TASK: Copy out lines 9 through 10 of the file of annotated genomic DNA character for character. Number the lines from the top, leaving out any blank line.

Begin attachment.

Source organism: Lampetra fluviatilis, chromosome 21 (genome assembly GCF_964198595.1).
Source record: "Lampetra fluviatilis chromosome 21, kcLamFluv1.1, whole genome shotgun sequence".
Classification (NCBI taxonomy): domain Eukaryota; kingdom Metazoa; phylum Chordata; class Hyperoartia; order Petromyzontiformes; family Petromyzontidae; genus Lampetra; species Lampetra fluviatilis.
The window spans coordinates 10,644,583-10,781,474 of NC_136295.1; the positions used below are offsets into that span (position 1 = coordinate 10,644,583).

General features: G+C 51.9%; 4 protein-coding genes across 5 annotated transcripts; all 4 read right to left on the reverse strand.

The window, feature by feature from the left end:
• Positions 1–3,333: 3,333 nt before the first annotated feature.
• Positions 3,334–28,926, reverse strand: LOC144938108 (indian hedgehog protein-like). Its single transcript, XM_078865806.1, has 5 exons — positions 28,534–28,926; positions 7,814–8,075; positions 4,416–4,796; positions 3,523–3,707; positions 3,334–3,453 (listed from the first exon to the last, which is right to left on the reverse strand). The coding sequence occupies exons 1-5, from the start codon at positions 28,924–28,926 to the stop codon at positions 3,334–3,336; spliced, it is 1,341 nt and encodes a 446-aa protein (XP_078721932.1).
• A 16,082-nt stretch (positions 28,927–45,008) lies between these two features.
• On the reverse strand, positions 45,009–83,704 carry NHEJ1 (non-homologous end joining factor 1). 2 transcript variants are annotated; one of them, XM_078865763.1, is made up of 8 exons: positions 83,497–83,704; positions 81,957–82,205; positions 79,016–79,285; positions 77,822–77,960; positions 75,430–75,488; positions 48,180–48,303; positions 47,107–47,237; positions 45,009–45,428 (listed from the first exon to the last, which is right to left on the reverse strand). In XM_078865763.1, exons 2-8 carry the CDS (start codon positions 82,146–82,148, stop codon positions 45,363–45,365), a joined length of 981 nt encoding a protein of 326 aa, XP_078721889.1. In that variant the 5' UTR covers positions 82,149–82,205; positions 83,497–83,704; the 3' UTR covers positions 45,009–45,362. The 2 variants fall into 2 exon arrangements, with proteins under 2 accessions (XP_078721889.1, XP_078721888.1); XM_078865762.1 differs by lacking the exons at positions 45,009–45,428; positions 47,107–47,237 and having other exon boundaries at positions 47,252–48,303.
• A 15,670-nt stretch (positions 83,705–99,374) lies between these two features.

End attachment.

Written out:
• A 16,082-nt stretch (positions 28,927–45,008) lies between these two features.
• On the reverse strand, positions 45,009–83,704 carry NHEJ1 (non-homologous end joining factor 1). 2 transcript variants are annotated; one of them, XM_078865763.1, is made up of 8 exons: positions 83,497–83,704; positions 81,957–82,205; positions 79,016–79,285; positions 77,822–77,960; positions 75,430–75,488; positions 48,180–48,303; positions 47,107–47,237; positions 45,009–45,428 (listed from the first exon to the last, which is right to left on the reverse strand). In XM_078865763.1, exons 2-8 carry the CDS (start codon positions 82,146–82,148, stop codon positions 45,363–45,365), a joined length of 981 nt encoding a protein of 326 aa, XP_078721889.1. In that variant the 5' UTR covers positions 82,149–82,205; positions 83,497–83,704; the 3' UTR covers positions 45,009–45,362. The 2 variants fall into 2 exon arrangements, with proteins under 2 accessions (XP_078721889.1, XP_078721888.1); XM_078865762.1 differs by lacking the exons at positions 45,009–45,428; positions 47,107–47,237 and having other exon boundaries at positions 47,252–48,303.